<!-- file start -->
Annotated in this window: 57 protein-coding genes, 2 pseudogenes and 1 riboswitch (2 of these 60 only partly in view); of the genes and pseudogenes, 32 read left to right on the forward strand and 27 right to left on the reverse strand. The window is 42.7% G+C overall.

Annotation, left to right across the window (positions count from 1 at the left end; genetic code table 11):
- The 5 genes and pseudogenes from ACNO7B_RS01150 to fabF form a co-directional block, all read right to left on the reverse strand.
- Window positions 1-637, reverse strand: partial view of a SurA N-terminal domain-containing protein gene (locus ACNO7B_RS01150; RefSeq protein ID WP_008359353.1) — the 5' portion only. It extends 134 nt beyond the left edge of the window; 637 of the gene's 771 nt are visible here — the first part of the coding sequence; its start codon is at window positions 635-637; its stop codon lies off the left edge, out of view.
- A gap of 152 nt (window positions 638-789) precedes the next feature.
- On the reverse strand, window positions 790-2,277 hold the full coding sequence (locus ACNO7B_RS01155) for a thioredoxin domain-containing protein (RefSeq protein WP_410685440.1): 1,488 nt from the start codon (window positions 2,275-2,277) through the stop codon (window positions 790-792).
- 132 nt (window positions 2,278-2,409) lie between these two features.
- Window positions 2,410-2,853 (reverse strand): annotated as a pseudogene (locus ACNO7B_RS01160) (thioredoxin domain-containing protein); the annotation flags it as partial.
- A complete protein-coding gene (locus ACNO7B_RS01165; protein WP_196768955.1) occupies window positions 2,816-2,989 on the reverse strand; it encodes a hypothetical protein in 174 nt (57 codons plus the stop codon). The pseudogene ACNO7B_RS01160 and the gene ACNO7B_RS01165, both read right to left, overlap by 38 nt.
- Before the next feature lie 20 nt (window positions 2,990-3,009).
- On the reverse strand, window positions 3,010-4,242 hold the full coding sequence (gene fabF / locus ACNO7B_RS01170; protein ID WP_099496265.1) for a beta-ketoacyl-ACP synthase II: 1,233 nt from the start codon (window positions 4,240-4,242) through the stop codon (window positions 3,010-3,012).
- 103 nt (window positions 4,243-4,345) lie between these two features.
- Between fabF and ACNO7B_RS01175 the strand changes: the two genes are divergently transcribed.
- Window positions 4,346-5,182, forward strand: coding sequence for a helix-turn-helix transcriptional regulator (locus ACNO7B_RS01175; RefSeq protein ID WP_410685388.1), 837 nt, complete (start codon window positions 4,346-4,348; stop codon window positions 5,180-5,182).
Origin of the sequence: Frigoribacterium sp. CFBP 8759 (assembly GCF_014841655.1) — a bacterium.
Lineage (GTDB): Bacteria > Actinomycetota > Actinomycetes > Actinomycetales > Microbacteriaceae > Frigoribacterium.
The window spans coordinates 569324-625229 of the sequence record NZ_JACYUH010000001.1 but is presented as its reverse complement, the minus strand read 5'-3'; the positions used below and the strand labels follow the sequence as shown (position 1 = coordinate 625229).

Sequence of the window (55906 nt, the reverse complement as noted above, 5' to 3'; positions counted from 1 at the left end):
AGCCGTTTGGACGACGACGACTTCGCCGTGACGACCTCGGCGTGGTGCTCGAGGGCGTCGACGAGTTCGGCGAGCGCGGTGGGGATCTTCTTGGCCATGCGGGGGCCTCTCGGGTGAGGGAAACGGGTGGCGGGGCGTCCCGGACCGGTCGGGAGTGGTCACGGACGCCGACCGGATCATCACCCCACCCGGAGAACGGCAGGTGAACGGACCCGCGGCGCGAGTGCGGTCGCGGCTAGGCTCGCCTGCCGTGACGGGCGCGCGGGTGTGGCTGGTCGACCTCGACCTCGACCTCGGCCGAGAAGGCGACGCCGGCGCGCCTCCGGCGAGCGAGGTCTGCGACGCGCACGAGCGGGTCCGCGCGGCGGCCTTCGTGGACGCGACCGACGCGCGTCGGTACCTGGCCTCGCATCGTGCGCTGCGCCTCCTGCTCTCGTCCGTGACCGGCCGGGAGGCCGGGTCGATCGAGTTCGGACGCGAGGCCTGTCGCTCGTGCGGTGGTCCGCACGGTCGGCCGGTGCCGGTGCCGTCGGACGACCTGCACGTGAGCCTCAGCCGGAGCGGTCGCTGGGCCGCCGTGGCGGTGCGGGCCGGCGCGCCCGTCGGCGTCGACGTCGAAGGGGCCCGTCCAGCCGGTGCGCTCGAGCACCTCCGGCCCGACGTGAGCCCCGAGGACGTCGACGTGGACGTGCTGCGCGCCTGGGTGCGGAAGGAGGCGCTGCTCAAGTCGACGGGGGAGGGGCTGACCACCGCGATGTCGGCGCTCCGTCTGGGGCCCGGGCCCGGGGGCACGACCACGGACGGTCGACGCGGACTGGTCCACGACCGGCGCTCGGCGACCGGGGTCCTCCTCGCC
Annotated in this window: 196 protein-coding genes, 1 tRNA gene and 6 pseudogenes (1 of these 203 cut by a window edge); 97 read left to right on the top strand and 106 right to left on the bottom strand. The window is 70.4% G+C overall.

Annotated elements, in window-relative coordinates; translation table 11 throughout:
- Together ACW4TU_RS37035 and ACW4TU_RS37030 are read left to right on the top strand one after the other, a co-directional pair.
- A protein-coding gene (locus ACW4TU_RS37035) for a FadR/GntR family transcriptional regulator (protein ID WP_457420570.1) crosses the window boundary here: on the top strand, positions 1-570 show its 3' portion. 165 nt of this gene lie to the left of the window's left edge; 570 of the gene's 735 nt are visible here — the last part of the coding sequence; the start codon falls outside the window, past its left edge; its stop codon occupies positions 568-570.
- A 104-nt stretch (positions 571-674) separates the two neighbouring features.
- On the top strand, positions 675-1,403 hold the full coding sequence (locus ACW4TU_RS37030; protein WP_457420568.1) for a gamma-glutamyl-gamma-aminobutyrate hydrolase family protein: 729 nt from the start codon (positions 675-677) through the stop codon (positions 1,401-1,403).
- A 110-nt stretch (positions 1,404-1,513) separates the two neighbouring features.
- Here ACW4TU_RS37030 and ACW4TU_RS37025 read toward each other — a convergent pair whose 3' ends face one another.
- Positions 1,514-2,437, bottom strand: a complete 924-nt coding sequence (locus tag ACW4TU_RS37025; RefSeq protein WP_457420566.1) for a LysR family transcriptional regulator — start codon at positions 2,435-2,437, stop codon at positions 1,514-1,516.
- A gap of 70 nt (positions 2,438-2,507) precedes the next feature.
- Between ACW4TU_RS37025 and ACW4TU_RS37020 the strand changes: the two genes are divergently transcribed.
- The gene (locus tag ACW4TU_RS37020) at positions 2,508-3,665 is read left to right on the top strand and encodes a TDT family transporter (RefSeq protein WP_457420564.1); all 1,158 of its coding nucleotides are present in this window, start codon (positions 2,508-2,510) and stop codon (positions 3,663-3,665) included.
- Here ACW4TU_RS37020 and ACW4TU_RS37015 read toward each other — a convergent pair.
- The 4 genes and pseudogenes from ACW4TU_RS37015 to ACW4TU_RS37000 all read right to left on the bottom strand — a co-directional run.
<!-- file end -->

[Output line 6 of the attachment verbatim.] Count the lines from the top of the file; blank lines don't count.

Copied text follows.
- On the reverse strand, window positions 790-2,277 hold the full coding sequence (locus ACNO7B_RS01155) for a thioredoxin domain-containing protein (RefSeq protein WP_410685440.1): 1,488 nt from the start codon (window positions 2,275-2,277) through the stop codon (window positions 790-792).